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J Biol Chem. 2019 May 3;294(18):7151-7159. doi: 10.1074/jbc.TM118.001191. Epub 2019 Mar 15.

Cellular sensing by phase separation: Using the process, not just the products.

Author information

1
From the Department of Biochemistry and Molecular Biology.
2
Graduate Program in the Biophysical Sciences, and.
3
From the Department of Biochemistry and Molecular Biology, dadrummond@uchicago.edu.
4
Department of Human Genetics, University of Chicago, Chicago, Illinois 60637.

Abstract

Phase separation creates two distinct liquid phases from a single mixed liquid phase, like oil droplets separating from water. Considerable attention has focused on how the products of phase separation-the resulting condensates-might act as biological compartments, bioreactors, filters, and membraneless organelles in cells. Here, we expand this perspective, reviewing recent results showing how cells instead use the process of phase separation to sense intracellular and extracellular changes. We review case studies in phase separation-based sensing and discuss key features, such as extraordinary sensitivity, which make the process of phase separation ideally suited to meet a range of sensory challenges cells encounter.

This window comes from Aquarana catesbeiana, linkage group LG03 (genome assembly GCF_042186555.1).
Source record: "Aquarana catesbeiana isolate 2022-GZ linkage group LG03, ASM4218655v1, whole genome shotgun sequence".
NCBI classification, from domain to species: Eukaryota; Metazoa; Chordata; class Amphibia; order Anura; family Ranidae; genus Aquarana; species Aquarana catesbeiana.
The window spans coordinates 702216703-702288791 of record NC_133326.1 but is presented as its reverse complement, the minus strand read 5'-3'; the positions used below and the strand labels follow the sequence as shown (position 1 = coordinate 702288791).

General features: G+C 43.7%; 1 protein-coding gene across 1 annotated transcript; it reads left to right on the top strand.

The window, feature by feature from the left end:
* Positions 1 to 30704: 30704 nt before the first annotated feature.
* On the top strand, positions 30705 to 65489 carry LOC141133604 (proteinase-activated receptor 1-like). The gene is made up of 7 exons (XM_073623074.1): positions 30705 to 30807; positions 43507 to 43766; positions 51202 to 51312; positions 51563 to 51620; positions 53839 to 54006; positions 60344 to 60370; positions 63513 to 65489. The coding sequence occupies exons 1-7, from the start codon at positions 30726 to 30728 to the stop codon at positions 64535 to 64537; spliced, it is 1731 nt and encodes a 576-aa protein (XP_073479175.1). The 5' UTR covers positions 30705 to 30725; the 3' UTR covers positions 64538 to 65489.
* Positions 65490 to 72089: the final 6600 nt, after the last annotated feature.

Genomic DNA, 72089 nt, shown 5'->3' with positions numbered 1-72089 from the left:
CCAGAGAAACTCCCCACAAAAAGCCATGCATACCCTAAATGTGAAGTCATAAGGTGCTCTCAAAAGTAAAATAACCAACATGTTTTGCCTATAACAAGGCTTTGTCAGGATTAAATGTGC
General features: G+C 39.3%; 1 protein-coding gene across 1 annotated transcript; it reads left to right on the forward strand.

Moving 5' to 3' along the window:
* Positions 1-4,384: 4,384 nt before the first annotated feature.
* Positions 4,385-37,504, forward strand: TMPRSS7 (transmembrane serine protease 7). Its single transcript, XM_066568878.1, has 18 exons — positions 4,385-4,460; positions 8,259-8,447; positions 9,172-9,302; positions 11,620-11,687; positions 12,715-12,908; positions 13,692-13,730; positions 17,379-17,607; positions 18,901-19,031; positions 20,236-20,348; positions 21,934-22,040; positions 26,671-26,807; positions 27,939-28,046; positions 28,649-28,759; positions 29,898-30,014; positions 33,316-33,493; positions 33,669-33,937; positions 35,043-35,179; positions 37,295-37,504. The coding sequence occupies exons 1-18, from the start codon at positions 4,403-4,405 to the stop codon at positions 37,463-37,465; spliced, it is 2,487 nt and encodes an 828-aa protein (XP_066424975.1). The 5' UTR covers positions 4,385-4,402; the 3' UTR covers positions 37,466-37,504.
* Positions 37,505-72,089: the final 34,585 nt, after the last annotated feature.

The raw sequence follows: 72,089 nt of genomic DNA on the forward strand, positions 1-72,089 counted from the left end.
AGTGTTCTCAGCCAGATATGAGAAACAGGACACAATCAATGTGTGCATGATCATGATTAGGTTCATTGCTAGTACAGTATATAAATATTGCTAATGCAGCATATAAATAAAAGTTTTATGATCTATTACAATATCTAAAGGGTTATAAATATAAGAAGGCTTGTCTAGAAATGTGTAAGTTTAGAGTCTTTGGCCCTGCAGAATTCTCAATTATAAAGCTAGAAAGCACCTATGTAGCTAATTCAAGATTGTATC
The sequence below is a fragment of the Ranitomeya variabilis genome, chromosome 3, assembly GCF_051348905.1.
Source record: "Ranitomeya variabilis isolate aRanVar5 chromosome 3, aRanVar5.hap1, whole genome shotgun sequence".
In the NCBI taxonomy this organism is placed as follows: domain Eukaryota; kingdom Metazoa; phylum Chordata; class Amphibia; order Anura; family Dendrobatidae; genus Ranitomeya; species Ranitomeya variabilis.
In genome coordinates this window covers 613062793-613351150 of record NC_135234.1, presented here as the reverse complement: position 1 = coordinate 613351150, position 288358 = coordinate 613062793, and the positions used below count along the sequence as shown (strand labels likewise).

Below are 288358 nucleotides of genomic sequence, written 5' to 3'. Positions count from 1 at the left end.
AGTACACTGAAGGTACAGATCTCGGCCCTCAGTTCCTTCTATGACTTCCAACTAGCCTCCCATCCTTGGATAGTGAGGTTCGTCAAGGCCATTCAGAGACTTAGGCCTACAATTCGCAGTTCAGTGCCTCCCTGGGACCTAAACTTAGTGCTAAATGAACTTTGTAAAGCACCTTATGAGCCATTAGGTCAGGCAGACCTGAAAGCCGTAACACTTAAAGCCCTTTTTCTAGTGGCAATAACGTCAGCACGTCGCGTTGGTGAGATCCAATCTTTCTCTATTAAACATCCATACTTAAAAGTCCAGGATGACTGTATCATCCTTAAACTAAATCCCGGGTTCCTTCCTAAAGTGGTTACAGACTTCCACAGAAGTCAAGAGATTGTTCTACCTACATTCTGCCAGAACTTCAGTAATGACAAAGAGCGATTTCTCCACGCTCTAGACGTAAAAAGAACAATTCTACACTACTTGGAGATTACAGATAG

KEYWORDS:

Sup35; biophysics; biosensor; cell biology; cellular regulation; cyclic GMP-AMP synthase; phase separation; phase transition; poly(A)-binding protein; stress response

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